The trendy restaurant Underbelly refers to itself as “The Story of Houston Food.” A collage in the lobby has its own handout so you can trace the sourcing of the varied menu at this Westheimer Road eatery. My family’s experience began a few minutes after the doors opened on a Friday night, sans reservations. I would not recommend this method. Soon all sorts of personalities began rolling in and the place was full. I suggested to our server, who put me in the mind of Rosie the Riveter with a bandana and overalls, that my party of three would like to order some things and share. Family style is the way we do it here, she assured, and we picked something called Allen the Leg. We figured Allen was pretty skinny, because what came was a dish of finely shaved meats.
I’m into slow eating, so we savored every bite and have since been doing more of that at home. We had a pork belly and with something like fried cucumbers and my tablemates were concerned the cucumbers would be “touching” the other foods. Well, guess who wanted more of those crunchy little temptations? I had to fight for mine. There was an Asian dish on the table as well.
This meal was so different that I’ll always remember the sensations and the adventure. But my mistake is that I didn’t save the menu, which was presented in the frame of an old schoolbook. I figured I could look it up again, online, but offerings change. We loved the warm ciabatta with a flavored butter, but was it the charred eggplant I saw online later?
My daughter spotted a glassed room with various cuts of meat hanging in the window. An old wire fan stirred the cuts like they were wind chimes. Someone had chalked the message I recall as “pig goggles,” on a steel beam. A server explained that they were like “beer goggles,” and life looks better through them.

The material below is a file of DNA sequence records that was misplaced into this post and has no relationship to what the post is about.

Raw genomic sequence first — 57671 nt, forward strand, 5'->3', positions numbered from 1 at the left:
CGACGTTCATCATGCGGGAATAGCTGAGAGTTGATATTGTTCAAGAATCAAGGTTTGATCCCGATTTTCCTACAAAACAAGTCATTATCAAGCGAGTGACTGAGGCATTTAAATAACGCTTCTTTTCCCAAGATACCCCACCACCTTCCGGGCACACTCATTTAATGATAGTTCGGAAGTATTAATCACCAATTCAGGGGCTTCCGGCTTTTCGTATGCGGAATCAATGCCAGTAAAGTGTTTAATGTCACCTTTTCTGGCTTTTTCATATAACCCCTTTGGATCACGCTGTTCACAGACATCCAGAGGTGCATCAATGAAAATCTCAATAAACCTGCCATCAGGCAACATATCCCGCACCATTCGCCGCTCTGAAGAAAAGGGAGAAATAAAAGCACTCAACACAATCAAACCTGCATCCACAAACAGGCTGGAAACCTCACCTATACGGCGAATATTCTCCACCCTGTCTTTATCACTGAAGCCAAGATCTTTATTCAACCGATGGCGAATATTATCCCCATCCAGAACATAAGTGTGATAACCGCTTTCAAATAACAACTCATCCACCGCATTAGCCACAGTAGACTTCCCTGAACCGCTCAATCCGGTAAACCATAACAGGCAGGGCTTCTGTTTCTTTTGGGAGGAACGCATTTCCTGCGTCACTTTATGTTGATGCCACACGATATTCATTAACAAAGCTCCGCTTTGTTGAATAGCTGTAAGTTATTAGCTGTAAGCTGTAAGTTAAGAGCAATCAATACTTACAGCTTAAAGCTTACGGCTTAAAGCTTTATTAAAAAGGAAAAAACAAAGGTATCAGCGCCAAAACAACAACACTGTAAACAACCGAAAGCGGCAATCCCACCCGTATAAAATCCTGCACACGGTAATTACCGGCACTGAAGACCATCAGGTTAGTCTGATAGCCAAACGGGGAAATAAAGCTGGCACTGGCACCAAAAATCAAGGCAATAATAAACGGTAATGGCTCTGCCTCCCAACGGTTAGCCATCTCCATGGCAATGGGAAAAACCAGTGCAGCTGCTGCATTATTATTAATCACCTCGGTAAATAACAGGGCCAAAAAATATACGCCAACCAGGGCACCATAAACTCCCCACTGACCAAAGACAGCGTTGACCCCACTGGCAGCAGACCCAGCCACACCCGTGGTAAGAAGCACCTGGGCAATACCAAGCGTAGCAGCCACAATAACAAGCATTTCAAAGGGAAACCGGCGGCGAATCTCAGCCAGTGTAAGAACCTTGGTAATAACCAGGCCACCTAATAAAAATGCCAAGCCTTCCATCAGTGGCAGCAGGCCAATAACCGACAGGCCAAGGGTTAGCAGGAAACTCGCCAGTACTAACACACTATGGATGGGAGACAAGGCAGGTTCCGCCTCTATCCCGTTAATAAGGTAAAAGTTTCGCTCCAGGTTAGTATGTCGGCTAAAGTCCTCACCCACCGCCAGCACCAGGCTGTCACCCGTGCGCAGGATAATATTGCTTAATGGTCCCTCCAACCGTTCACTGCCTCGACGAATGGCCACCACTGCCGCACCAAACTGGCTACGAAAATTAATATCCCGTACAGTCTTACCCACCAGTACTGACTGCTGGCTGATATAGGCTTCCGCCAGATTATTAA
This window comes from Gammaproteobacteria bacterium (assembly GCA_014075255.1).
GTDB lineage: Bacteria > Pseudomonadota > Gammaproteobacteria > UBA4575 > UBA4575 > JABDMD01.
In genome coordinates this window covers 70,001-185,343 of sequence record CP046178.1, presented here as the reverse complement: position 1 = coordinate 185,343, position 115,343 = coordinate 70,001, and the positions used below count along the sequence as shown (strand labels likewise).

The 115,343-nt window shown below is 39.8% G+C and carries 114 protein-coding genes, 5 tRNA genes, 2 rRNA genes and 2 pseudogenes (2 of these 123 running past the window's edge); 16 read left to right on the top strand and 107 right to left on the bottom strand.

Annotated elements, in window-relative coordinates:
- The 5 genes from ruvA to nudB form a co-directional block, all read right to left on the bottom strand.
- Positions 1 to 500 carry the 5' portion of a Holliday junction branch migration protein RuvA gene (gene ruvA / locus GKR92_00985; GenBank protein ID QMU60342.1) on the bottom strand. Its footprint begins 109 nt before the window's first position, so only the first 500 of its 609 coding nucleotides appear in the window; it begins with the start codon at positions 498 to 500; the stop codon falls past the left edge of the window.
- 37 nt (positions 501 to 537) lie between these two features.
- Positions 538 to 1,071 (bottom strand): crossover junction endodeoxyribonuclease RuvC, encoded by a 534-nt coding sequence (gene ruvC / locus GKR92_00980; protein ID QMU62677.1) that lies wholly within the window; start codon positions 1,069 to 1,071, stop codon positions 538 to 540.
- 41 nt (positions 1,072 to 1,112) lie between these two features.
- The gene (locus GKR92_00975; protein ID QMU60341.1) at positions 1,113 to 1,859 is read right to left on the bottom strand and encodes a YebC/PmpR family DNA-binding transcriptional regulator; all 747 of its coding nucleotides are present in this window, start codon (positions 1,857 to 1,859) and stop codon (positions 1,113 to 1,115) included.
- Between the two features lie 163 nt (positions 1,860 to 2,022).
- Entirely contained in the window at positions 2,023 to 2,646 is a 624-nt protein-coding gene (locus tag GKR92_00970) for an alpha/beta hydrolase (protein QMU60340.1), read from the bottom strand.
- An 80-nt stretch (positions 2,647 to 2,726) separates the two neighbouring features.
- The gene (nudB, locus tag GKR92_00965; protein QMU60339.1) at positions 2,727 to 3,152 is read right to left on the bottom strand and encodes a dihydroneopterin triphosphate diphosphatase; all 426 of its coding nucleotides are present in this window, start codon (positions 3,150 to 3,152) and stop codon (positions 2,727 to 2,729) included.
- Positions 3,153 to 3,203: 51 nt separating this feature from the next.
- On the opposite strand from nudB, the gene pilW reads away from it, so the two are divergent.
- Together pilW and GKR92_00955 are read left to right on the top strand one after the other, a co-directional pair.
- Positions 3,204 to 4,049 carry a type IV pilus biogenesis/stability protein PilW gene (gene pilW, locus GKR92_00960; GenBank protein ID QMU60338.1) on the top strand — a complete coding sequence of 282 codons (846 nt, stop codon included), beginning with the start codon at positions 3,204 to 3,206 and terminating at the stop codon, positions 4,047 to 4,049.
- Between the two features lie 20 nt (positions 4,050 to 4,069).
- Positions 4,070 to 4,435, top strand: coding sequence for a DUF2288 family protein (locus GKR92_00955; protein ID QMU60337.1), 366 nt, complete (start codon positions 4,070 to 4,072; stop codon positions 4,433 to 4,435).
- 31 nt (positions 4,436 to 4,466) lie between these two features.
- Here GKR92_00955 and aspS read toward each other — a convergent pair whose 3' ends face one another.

Underbelly is not for everyone, but it sure was for us, that night. If you’re into the menu items listed below, you know if you should venture into the Underbelly:
Grilled Mexican Street Corn, Chili Mayo, $14
Vietnamese Pork Cutlet, Oyster Mushroom, Tomatillo Salad, Lemongrass, $28
“Boudin,” cracklin, sausage and seafood are on the sign for Homsi’s #3, which I view from Interstate 10, headed to Orange. I finally got a chance to stop. The poster for “boudin eggrolls” on the door got my attention. I didn’t realize this place is a restaurant and meat market, but I didn’t see cracklins out. I went to investigate the freezers and saw all manner of sausage and, what I call “boudain,” with that extra letter “a” in there.
I had my hand on a cold back that was dense and heavy. I turned it over to see the label: rabbit.
I dropped ice block of rabbit like it was a hot potato and walked out the door, leaving my husband teasing me all the way home.
Don’t get me wrong, if someone else cooked up a pot of rabbit, I’d taste it for sure. I just can imaging that pot being on my stove at home.